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Tuesday, July 29, 2014

Apparently most landlords want student tenants

There are some surveys I just don't get, but I am a bit stupid.

A new survey reckons that letting agents and landlords think students make the best tenants. 

The landlord survey conducted by Glide and Accommodation for Students reckons that the majority of letting agents and landlords think students make the best tenants. 

According to their data, 69% of landlords and letting agent preferred letting to students.

Ok, but that seems a pretty high figure. I mean there are a lot of landlords that would argue until they were blue in the face why you should never let an eighteen year old, hell bent on hedonistic oblivion, near your precious rental property.

I had a closer look into Glide's claims. Maybe I wasn't looking harder enough, but I couldn't see any mention of how many landlords/letting agents they asked and where they sourced their respondents.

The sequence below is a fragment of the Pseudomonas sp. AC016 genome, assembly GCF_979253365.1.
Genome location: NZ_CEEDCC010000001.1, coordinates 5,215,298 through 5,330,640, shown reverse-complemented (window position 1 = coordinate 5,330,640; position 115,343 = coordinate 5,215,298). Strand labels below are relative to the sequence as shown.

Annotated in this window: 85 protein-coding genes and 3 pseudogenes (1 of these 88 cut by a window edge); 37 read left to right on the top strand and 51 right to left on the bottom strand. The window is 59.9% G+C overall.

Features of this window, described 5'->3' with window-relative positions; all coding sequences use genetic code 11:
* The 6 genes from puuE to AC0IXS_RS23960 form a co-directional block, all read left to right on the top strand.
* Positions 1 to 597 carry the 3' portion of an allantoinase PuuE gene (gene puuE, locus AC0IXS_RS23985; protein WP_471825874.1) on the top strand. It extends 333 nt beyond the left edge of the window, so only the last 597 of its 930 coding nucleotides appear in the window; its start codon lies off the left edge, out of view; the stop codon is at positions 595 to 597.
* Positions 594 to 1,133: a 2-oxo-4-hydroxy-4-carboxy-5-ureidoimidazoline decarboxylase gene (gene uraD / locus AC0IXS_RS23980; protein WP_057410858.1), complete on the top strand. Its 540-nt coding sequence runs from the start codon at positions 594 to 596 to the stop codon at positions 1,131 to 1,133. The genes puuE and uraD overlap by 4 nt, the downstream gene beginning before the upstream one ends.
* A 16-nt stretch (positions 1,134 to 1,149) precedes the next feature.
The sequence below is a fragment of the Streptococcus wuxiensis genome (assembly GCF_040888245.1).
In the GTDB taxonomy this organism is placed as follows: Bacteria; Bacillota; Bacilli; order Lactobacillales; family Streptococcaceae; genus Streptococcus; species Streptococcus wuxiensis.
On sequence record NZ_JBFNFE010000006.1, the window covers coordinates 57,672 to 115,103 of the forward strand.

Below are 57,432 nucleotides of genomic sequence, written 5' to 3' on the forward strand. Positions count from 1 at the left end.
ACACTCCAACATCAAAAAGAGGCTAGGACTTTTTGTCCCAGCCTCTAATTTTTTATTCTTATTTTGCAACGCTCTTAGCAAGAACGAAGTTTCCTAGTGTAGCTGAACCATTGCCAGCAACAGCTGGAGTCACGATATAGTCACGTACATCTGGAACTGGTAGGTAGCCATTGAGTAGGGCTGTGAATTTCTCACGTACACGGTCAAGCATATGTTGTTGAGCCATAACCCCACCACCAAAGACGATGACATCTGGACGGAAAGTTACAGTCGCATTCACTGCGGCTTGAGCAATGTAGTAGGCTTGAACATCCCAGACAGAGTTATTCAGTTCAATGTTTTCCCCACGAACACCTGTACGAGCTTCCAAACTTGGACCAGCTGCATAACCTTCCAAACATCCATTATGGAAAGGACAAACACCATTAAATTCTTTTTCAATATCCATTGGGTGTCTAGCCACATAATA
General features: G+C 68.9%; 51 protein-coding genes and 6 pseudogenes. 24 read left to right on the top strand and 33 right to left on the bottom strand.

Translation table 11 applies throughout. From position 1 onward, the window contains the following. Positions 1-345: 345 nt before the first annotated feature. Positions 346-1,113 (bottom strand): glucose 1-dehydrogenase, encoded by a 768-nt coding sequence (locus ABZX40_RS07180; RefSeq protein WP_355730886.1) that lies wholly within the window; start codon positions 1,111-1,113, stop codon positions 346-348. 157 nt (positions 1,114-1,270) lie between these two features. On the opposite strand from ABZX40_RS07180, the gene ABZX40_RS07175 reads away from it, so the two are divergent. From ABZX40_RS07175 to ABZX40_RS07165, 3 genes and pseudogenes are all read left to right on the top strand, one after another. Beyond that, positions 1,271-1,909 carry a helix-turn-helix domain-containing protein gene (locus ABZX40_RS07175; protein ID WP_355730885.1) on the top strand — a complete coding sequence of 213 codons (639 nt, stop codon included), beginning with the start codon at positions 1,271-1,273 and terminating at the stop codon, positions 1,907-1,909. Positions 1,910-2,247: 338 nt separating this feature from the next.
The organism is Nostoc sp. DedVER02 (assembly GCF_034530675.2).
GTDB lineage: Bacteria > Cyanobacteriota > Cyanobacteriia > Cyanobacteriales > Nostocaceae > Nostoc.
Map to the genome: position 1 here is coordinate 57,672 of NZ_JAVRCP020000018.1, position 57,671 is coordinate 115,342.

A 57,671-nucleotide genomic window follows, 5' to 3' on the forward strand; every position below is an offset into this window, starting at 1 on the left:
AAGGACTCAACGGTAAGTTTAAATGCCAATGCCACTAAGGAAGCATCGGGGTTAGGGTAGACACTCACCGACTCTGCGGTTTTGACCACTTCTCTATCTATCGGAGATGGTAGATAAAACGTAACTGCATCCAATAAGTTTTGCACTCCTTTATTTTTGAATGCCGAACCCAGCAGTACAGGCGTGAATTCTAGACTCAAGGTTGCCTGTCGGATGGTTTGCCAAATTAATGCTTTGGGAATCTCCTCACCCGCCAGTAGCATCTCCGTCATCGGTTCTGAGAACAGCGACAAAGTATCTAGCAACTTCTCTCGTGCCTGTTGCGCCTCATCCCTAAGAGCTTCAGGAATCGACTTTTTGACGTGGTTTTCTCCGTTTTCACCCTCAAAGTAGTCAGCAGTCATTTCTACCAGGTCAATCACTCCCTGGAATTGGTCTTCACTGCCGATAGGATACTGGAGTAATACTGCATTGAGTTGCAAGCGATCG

Was it three landlords they met in a pub, or thirty thousand and where did they find them? 

I mean if they were all student landlords or letting agents that were already focused on letting to students, it figures that they like letting to students, but it is hardly a cross section of the private rental sector.

That's a bit like asking customers in a sushi restaurants if they like sushi, then saying 100% of Brits like sushi, but no they don't - I for one hate the cold, slimy, fishy stuff.

Can anyone from Glide or Accommodation for Student shine any light on their numbers?

1 comment:

The said...

Students are a 'known quantity'. They usually take a fixed 12-month rental (albeit possibly with half-rent for the first two months, when they are not actually in residence - but which gives you, the landlord, the chance to get into the house and repair, up-grade etc). This may well be extended for a further 12 month period. They come with Guarantors and are unlikely to drop out half-way through. You know exactly when are likely to be your busy periods and when you can take a vacation without too much worry. True, the properties may sustain rather more 'wear & tear' - but this is usually cosmetic & more than compensated for by the much enhanced rental levels. And if you pick your tenants carefully, and monitor the tenancy closely in the first few weeks (or beyond if necessary), you can knock a bunch of potential problems on the head, in the early stages. To me, it's a no-brainer